Getting The Tough Deal Done: The Roles of The General Counsel and Outside Antitrust Counsel
Craig Waldman, Aimee DeFilippo, Apr 29, 2013
The merger approval process can be a challenging experience, especially in tough deals that prompt extended antitrust investigations. Long wait times, high costs, and the resulting uncertainty for the parties, their employees, customers, and investors about whether and when the deal will be consummated can make it difficult to hold a transaction together during a prolonged merger review. Adding further complexity is the global nature of M&A, as transactions with international implications can be particularly taxing on the parties.
It is obvious that managing a company through this process takes careful planning, hard work, and strategic thinking. What may be less obvious is the critical importance of close coordination and transparency between a company's general counsel ("GC") (or other in-house counsel responsible for the antitrust investigation) and its outside antitrust counsel. Few GCs have the time or the specialized expertise to advise merging companies on the myriad of issues encountered during a lengthy merger investigation, but they will be accountable to the Board and company for having set proper expectations and for ensuring that the merging companies interact with each other within the proper antitrust boundaries. A closely aligned outside counsel can be a valuable asset for a GC during what can be an arduous process. What is key is for outside counsel to not only be responsive to the GC's concerns, but also candid and direct about the likely outcomes and creative in developing solutions to accomplish the company's goals.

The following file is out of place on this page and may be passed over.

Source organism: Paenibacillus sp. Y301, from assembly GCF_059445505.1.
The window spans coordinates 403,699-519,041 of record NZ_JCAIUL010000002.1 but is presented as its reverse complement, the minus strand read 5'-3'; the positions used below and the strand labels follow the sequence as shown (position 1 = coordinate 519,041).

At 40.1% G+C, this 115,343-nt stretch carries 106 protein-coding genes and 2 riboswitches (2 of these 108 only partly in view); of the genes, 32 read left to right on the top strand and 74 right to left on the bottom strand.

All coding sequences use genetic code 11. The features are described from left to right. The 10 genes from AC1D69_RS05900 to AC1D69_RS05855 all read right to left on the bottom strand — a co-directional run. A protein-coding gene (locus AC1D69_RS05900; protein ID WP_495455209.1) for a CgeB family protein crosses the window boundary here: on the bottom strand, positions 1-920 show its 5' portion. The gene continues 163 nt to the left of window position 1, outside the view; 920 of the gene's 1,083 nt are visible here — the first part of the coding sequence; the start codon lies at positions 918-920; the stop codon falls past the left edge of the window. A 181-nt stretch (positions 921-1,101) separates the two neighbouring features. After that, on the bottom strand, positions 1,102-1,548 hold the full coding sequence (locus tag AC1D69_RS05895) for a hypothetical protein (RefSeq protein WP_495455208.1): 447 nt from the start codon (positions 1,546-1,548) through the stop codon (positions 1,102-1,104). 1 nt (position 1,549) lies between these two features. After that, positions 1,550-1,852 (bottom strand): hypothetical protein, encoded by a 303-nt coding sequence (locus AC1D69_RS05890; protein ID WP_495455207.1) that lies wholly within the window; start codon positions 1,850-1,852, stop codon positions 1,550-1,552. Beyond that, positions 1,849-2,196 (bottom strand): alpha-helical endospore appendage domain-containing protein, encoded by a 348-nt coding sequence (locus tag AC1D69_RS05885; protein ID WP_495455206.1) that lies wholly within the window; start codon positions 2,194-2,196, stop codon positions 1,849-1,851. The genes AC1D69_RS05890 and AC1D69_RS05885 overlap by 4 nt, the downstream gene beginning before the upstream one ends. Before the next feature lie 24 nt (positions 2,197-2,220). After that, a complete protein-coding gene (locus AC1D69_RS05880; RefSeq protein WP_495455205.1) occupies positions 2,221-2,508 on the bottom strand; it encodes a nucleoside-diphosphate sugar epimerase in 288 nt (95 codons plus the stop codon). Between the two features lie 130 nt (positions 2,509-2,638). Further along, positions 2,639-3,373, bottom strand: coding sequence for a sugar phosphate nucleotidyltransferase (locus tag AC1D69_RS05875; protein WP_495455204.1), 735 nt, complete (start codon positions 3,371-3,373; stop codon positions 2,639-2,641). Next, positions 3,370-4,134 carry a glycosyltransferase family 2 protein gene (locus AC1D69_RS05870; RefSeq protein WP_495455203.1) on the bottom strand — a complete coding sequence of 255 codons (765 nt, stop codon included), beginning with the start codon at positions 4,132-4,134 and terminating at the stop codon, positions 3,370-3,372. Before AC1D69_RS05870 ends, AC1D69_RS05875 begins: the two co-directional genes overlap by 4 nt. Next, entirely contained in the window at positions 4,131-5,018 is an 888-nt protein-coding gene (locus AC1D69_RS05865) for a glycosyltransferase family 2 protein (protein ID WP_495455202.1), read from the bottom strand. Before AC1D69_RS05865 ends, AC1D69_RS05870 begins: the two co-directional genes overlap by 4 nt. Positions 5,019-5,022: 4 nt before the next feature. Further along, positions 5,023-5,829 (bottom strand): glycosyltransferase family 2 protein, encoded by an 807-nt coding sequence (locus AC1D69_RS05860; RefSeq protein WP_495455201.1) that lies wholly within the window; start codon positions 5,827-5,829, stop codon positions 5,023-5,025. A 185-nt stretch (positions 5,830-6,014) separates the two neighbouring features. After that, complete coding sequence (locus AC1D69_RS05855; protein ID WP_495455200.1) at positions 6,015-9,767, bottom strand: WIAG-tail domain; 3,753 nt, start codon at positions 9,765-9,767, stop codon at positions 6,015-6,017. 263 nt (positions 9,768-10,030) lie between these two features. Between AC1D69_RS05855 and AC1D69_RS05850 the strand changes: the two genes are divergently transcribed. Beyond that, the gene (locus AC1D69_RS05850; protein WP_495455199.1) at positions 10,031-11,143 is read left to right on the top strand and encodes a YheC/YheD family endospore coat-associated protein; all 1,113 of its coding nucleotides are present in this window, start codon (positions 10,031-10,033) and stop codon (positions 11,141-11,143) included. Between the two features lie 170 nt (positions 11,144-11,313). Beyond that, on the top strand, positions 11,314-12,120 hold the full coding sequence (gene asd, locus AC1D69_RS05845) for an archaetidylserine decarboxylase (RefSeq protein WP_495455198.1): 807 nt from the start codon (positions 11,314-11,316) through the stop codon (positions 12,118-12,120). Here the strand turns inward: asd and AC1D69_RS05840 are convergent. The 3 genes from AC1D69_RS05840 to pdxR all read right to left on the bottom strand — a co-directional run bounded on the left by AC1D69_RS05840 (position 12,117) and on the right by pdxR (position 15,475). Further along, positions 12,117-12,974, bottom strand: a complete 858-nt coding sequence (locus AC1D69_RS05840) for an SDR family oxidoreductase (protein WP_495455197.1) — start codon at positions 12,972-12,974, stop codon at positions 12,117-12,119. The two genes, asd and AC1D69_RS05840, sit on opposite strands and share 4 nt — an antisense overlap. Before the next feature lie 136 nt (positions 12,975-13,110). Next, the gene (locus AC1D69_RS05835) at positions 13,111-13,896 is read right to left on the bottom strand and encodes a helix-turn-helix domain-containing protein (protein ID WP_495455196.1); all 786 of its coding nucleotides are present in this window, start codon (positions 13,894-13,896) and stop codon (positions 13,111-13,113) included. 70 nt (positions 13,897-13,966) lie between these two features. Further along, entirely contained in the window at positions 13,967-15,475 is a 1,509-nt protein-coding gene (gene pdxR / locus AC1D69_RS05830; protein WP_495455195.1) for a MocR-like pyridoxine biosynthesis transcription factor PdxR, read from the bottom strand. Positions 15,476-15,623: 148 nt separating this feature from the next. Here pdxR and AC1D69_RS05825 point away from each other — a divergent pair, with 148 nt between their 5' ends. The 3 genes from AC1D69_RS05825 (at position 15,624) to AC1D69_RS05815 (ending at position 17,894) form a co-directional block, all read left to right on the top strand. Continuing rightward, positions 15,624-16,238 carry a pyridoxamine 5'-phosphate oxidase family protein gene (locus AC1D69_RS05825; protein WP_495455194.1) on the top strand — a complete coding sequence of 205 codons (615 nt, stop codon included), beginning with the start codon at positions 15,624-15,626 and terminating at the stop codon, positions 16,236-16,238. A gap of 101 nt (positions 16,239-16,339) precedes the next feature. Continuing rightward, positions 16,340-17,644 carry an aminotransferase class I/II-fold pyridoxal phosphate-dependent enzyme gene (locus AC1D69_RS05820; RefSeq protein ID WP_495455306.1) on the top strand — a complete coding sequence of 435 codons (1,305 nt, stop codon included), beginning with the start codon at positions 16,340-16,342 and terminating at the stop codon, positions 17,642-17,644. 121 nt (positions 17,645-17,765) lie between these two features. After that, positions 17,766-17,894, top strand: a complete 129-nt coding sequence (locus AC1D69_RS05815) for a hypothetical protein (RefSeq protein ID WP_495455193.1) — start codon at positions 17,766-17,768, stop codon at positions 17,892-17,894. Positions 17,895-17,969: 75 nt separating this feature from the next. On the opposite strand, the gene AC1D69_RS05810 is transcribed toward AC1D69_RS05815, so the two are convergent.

This article both describes the challenges GCs face during the merger review process, and suggests the optimal ways in which the GC and outside counsel can collaborate in order to maximize the chances of a successful result.